Classical Weimar was a small German town in Thuringia at the end of the 18th century and the beginning of the 19th century. It was a time of great cultural growth, attracting many artists and scholars, including Goethe (1749–1832) and Schiller (1759–1855). The good quality of many buildings and parks in the area shows how this change has affected the area. Klassisches Weimar, also called “Classical Weimar,” is an area in and around the city of Weimar that was named a UNESCO World Heritage Site in 1998.
All of the buildings show how important Weimar was as a cultural center of the Enlightenment in the late 18th and early 19th centuries. Between 1772 and 1805, many famous writers and thinkers, such as Johann Wolfgang von Goethe, Johann Gottfried Herder, Friedrich Schiller, and Christoph Martin Wieland, lived in Weimar. These people started and were a part of the Weimar Classicism movement, and the buildings all over the city show how quickly culture changed during the Classical Weimar era.
UNESCO says there are twelve different groups of houses that make up the World Heritage properties. (1) Goethe’s House and Goethe´s Garden and Garden House; (2) Schiller’s House; (3) Herder Church; (4) Herder House and Old High School; (5) Residence Castle and Ensemble Bastille; (6) Dowager’s Palace (Wittumspalais); (7) Duchess Anna Amalia Library; (8) Park on the Ilm with the Roman House; (9) Belvedere Castle and Park with Orangery; (10) Ettersburg Castle and Park; (11) Tiefurt Castle and Park; and (12) Historic Cemetery with Princes´ Tomb.
Even though English Wikipedia says that it is made up of 11 places in and around Weimar.
- Goethe’s House, the home of Johann Wolfgang von Goethe, built in the Baroque style between 1707 and 1709, and Goethe´s Garden and Garden House in Park an der Ilm.
- Schiller’s House, also a Baroque-styled house, built in 1777, though incorporating a sixteenth-century outbuilding.
- Herder Church (Church of St Peter and Paul), Herder House and Old High School, all associated with the philosopher, theologian and poet Johann Gottfried Herder (1774–1803).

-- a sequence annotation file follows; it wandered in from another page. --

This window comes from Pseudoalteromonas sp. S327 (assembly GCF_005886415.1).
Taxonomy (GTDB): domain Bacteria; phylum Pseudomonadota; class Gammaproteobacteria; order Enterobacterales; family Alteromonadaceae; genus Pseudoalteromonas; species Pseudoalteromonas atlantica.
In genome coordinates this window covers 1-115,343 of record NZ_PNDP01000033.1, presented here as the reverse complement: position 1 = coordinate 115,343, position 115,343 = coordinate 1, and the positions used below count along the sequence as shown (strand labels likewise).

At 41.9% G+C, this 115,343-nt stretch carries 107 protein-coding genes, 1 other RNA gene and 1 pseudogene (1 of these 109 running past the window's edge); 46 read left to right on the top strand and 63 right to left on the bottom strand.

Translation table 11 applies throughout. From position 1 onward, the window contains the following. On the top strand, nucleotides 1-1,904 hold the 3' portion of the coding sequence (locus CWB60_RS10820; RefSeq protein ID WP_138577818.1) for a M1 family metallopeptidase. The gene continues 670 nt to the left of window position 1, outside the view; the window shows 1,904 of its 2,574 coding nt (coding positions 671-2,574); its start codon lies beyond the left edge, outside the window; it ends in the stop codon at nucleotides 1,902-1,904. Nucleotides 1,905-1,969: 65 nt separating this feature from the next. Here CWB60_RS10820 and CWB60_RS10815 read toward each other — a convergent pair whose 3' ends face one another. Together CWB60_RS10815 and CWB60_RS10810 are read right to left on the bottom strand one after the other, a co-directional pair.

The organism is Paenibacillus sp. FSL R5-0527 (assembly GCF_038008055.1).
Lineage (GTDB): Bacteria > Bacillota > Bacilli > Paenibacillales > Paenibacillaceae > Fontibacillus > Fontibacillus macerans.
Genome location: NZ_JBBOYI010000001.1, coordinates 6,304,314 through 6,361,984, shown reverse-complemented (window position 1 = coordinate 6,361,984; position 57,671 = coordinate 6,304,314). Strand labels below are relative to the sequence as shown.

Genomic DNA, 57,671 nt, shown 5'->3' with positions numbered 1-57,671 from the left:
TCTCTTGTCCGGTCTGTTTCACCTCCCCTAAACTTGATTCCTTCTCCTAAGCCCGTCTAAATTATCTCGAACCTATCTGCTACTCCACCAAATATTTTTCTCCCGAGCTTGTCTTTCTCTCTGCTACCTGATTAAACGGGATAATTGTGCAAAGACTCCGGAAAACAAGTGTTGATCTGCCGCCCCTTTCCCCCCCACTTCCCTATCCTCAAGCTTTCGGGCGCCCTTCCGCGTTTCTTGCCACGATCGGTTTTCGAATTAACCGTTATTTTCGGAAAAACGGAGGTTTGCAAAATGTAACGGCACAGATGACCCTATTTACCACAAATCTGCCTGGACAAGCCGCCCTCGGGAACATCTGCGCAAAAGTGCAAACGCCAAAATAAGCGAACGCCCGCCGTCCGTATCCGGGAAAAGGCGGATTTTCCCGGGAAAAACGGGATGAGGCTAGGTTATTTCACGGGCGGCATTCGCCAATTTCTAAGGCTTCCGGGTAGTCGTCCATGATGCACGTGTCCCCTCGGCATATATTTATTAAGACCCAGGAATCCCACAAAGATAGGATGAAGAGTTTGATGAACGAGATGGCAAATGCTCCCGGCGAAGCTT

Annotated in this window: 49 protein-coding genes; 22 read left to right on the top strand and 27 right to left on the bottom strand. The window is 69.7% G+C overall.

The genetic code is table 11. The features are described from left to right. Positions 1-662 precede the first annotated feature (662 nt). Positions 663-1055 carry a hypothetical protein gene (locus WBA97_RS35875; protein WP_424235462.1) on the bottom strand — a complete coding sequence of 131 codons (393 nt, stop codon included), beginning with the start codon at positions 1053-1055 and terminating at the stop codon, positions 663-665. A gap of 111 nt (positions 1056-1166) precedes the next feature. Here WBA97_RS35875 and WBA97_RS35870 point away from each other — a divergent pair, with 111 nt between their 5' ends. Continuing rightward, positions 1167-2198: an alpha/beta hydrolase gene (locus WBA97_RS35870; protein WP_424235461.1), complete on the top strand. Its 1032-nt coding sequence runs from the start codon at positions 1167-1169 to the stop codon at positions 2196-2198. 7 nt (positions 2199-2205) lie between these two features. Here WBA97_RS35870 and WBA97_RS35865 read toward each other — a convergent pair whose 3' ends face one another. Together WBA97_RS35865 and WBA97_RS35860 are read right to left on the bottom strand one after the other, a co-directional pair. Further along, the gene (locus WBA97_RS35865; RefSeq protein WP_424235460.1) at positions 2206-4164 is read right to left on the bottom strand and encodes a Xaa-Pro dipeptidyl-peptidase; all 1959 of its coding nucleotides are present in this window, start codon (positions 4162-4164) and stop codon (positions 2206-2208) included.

- Schloss Weimar (Residence Castle) and Bastille ensemble.
- The Dowager’s Palace (Wittumspalais), consisting of a group of two- and three-storey Baroque buildings.
- Duchess Anna Amalia Library
- Park on the Ilm with the Roman House.
- Schloss Belvedere and Orangery a two-storey Baroque palace with a U-shaped orangery.
- Schloss Ettersburg and Park, a four-storey structure consisting of three wings and a courtyard.
- Schloss Tiefurt and Park, a stately home that was the summer residence of duchess Anna Amalia of Brunswick-Wolfenbüttel (1739–1807).
- Historical Cemetery, Weimar and the Princes’ Tomb.
When you go to classical Weimar, what can you expect? When you go to classical Weimar, you can see a lot of different things. In one day, you can see Goethe’s old home, one of the most beautiful libraries in Germany, and the marble rooms of some of the most beautiful palaces in the world.
Is it worth going to Classical Weimar
Weimar is a German city that does not get enough attention. Anyone who likes history, literature, or building even a little bit will find something here. When you go to Weimar, you cannot avoid seeing some of the UNESCO sites. Make sure to stop here if you are anywhere near Weimar. We think that traditional Weimar is worth a trip on its own over the weekend.
But if you are short on time and can only see a few places, we recommend the house of Goethe because of how important he was to writing and, most importantly, the library of Duchess Anna Amalia. This library is one of Germany’s most beautiful. If you like castles, you should go see the beautiful Schloss Belvedere, which is just outside of the city. Weimar Residence Castle would be a top choice if it had not been worked on for a year. Only a few rooms are open to the public because of this.
Things to do in Weimar
How to get around Weimar? Weimar is a great place to go on the weekend if you want to relax in a beautiful small town. You will have a good time if you stay in good places and eat at good restaurants. Weimar also has a lot of other things to do. You might not be able to see everything in a weekend. Public transportation makes it easy to get to Weimar. Weimar is on the route of direct buses from a number of German towns. From anywhere in Germany, you can take a train to Weimar with one or sometimes two transfers.
What happened to classical Weimar
Weimar is in the German federal state of Thuringia, which is in the middle of the country. About an hour away is Leipzig, the next big city. Many of the UNESCO sites are in or near the city center and are close enough to walk between them. Some of the attractions are farther away and are best seen by bike, car, or public transportation.